Singapore has passed legislation for the creation of the Singapore International Commercial Court (SICC), in addition to launching the Singapore International Mediation Centre (SIMC), expanding the services offered to businesses operating in the Asia-Pacific region to resolve cross-border disputes and further cementing its position as a leading international dispute resolution hub.
The growth of Singapore’s dispute resolution
Since the establishment of the Singapore International Arbitration Centre (SIAC) in 1991 Singapore has focussed on developing its international arbitration services. With a panel of over 380 independent arbitrators the SIAC is now the fourth most preferred arbitral institution worldwide. In 2013 alone, the SIAC heard 259 disputes valued at over $6.06 billion.
Bolstering its position as a leading international dispute resolution hub, the SIMC and the SICC have recently been established, completing the full suite of dispute resolution services available in the region.
What are the SIMC and SICC?
Singapore International Mediation Centre
SIMC, established in March 2014, provides two key services, mediation and an “Arb-Med-Arb” service. The mediation service is an alternative path to any binding arbitration conducted by the SIAC. It aims to settle disputes by considering both the legal and commercial outcomes arising from a dispute between parties.
The SIMC, in conjunction with the SIAC, gives parties the opportunity to resolve disputes through an Arb-Med-Arb process, governed by an SIMC model clause to be inserted into commercial agreements. This process allows parties to commence arbitration and then move to mediation once the tribunal is appointed. Any settlement agreed in mediation is then referred to the tribunal, which may create a binding and enforceable award.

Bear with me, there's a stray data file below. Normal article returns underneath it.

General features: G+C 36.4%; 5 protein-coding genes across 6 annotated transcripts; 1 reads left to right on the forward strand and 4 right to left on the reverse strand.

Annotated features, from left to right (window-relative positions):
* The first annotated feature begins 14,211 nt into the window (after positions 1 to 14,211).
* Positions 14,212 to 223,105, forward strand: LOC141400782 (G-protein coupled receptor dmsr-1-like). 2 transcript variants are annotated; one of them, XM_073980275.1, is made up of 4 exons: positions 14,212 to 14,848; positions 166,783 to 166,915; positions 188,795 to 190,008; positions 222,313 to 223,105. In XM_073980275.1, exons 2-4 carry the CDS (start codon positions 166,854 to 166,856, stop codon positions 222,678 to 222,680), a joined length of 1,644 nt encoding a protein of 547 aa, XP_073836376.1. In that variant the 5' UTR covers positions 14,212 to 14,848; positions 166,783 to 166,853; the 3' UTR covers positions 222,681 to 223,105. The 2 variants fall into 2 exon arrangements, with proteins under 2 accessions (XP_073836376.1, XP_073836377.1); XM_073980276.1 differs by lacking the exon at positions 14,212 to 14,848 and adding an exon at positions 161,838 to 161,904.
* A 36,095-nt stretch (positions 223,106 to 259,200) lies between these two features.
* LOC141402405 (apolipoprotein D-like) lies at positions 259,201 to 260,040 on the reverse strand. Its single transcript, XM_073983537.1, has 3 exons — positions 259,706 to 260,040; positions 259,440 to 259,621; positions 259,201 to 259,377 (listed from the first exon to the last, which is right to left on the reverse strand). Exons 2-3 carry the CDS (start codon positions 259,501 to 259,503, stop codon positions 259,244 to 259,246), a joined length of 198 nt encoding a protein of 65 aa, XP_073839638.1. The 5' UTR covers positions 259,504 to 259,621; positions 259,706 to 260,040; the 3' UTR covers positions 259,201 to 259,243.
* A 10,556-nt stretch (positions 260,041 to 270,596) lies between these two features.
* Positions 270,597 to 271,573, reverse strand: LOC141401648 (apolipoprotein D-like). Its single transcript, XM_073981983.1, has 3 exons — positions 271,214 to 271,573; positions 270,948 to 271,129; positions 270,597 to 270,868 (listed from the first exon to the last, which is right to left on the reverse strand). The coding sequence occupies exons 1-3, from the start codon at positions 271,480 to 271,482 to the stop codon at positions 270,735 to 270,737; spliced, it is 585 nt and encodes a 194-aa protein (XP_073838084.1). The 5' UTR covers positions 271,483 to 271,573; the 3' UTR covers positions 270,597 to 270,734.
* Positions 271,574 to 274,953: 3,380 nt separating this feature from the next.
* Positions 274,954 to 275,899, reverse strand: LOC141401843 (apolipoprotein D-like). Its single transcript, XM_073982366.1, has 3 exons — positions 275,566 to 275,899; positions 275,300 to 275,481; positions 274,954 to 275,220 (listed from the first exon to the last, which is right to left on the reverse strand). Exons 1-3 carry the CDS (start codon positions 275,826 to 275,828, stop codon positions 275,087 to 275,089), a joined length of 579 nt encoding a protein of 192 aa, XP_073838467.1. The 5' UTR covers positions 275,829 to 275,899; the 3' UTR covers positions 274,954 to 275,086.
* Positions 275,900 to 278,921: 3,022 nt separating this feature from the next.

The parties may jointly select a mediator to conduct the mediation from the SIMC Panel of Mediator’s published online, which contains the Curriculum Vitae of each mediator outlining their background, qualifications, mediation experience, and, intriguingly, their preferred mediation style.
Singapore International Commercial Court
The SICC was established to target high-value cross-border disputes between parties by acting as a neutral third party, particularly in relation to matters governed by foreign laws. There are three main categories of cases presided over by the SICC:
- Where parties have consented to the use of the SICC;
- Where parties to a contract have elected the SICC to resolve disputes or where disputes under a contract arise in a jurisdiction of the SICC; and
- Where cases are transferred from the High Court to the SICC by the Chief Justice, with or without consent of the parties.
The SICC has many features which distinguish it from the SIAC, SIMC and its international counterparts such as the London Court of International Arbitration. The key judicial features of the SICC include:
- SICC determinations are enforced as judgments of the Supreme Court of Singapore, making them enforceable by courts of foreign jurisdictions;
- the SICC can take judicial notice of foreign law and apply foreign law to a proceeding (including alternative rules of evidence);
- parties may be represented in the SICC by a foreign lawyer who has been registered under Singapore’s Legal Profession Act;
- international judges can be appointed by the Supreme Court, and are intended to include eminent foreign jurists and judges of the Supreme Court; and
- proceedings generally take place in open court but parties have the option to apply for confidential proceedings.
What does this mean for businesses?
Being the only court of its kind in the Asia-Pacific, the SICC can be of great advantage to businesses operating in the region, especially where other avenues of dispute resolution have been exhausted.
The new flexible dispute resolution processes offered by the SICC make it an attractive destination for businesses engaged in complex cross-border disputes, particularly where a party is looking to enforce or apply foreign rules of law and evidence.
The full suite of dispute resolution services due to be available in Singapore means it will soon become a one-stop shop for international businesses to resolve cross-border disputes.